Children in nature: Sensory engagement and the experience of biodiversity
Childhood engagement with natural materials promotes understanding of biodiversity
This paper integrates the findings of two different studies focusing on children’s sensory engagement with nature. One study used semi-structured interviews with thirteen Swedish university-aged adults to explore their memories of childhood experiences with nature. These interviews, lasting an average of 45 minutes, were recorded and transcribed. The adults participating in the study had indicated in advance that, as children, they had spent time collecting items in nature.
The other study used direct observations of thirty-four children (ages 1 – 6) in Norway as they played and explored in an outdoor kindergarten. The children were observed on 30 occasions of 5–7 hours each over a 10-month period. Photo documentation and informal conversations were also used as sources of data.
Four key themes were identified through an analysis of the interview responses: sensory experience, diversity, ecological ideas, and environmental understanding. Once identified, these themes were then used to review the adults’ interview statements and to analyze the field notes from the children’s observations.
References to sensory experiences were found repeatedly in the adult interviews and in the field notes of the kindergarten observations. Diversity -- the second key theme – was reflected in the adults’ and children’s interest in finding natural objects they considered “different,” as in unique, strange, exotic, or especially interesting. In reference to the third and fourth themes -- ecological ideas and environmental understanding -- many of the adult participants shared examples of how collecting natural materials helped them understand broader environmental connections and ideas. These themes were also evident in many of the children’s behaviors and conversations, including the way they handled small animals with care and expressed an understanding of the need to keep the animals in an environment where their biological needs could be met.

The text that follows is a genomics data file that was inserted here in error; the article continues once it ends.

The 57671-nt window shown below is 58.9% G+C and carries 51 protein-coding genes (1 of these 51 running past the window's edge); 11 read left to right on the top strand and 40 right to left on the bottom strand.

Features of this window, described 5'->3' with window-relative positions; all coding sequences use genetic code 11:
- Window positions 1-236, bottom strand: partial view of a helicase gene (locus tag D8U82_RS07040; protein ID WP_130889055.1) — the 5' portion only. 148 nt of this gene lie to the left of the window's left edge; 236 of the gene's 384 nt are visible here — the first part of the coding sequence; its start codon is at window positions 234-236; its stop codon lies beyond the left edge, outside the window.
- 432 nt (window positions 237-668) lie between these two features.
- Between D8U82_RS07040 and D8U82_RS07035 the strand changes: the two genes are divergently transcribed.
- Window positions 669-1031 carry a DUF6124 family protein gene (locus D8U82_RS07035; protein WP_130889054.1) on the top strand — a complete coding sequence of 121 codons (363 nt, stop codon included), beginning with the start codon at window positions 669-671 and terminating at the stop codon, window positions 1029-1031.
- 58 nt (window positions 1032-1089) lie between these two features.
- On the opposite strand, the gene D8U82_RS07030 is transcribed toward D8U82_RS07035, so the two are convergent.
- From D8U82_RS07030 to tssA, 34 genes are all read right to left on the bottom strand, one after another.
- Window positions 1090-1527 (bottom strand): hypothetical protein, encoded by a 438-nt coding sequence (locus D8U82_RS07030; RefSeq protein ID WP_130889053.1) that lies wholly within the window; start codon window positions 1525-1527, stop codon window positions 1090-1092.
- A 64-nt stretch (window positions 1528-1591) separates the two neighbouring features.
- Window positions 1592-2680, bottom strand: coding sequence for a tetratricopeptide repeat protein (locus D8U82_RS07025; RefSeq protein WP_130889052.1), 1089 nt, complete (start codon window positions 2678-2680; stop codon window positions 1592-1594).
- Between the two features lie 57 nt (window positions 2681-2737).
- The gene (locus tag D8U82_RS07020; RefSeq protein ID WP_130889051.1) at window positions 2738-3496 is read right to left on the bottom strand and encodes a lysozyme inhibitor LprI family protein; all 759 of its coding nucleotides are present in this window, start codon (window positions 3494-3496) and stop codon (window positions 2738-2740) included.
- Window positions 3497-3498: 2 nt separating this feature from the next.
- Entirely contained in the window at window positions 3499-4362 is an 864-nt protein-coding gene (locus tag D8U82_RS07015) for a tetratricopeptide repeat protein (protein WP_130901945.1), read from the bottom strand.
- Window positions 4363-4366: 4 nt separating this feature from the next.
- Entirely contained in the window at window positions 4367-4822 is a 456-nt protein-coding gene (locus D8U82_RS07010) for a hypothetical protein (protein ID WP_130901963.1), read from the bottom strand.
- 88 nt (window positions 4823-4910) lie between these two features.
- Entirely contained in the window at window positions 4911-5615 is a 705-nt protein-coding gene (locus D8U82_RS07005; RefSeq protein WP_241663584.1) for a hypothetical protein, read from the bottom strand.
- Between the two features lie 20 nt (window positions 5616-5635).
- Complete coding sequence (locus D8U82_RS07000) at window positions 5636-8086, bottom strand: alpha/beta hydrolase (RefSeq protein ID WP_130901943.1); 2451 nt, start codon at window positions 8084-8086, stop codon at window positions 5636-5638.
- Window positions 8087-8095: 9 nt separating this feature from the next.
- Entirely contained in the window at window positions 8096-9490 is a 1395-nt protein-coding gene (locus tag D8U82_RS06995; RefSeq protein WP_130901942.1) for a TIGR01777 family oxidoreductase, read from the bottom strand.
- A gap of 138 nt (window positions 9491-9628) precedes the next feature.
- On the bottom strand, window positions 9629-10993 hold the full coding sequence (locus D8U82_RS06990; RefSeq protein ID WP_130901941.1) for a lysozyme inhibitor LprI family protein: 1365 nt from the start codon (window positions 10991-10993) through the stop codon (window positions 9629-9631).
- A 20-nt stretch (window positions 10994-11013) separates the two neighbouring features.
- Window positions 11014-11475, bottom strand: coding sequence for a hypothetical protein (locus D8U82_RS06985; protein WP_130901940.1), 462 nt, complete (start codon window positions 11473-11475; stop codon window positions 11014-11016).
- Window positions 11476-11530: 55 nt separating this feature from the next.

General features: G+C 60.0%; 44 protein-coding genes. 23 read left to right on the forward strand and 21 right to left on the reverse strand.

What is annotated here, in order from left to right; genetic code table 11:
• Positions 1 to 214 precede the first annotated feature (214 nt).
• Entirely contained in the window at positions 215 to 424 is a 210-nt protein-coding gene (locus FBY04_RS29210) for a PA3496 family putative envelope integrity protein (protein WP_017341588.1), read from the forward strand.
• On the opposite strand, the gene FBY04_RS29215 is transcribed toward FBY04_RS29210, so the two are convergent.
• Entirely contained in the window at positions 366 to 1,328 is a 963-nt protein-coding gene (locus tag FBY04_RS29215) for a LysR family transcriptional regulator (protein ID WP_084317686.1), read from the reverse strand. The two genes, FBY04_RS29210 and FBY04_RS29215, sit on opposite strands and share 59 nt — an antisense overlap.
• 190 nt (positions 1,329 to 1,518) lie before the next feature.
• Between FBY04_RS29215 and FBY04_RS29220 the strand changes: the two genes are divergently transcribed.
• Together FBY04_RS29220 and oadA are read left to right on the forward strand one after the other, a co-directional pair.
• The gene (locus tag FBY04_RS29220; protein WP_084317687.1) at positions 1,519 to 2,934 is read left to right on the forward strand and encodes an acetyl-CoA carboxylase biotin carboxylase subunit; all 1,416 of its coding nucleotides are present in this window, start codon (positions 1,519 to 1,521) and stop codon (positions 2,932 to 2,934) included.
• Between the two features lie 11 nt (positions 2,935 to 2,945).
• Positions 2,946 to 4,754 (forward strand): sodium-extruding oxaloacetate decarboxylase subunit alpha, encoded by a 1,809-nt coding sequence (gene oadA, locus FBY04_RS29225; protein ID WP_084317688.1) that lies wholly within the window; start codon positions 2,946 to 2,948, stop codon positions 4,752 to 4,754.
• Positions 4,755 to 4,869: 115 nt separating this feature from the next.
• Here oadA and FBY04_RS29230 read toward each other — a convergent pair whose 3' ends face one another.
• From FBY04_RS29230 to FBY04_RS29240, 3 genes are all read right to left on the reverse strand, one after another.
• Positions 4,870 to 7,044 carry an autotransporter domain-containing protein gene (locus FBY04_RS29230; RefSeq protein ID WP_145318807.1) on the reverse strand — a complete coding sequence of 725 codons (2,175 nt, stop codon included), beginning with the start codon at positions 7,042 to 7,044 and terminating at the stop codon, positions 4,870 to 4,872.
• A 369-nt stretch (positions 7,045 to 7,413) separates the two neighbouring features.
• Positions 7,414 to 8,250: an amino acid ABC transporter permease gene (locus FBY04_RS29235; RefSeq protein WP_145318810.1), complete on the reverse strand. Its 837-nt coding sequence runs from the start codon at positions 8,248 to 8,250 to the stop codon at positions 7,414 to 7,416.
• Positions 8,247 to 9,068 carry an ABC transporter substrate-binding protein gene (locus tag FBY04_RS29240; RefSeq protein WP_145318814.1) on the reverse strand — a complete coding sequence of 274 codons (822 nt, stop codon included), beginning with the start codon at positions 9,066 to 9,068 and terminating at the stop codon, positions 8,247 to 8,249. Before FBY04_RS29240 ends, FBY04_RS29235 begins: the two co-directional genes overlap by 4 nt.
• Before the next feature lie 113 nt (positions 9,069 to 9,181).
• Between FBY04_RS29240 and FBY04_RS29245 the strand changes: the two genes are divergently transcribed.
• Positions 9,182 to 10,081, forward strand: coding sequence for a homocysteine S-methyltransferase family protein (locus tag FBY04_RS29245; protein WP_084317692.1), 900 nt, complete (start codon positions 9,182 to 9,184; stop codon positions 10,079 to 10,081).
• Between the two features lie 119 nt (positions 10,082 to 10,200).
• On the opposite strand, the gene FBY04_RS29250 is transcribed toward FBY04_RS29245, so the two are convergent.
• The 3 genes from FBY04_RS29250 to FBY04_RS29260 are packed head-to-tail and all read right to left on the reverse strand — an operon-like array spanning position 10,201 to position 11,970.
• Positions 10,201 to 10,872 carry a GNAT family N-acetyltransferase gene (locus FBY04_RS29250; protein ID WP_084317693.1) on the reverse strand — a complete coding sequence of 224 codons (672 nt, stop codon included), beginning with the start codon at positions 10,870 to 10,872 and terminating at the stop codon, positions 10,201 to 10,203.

The researchers conclude from these findings that actual childhood interaction with variation and diversity with living and non-living elements of nature are important for children’s learning about biodiversity. They also note how these findings underscore the importance of childhood access to nature.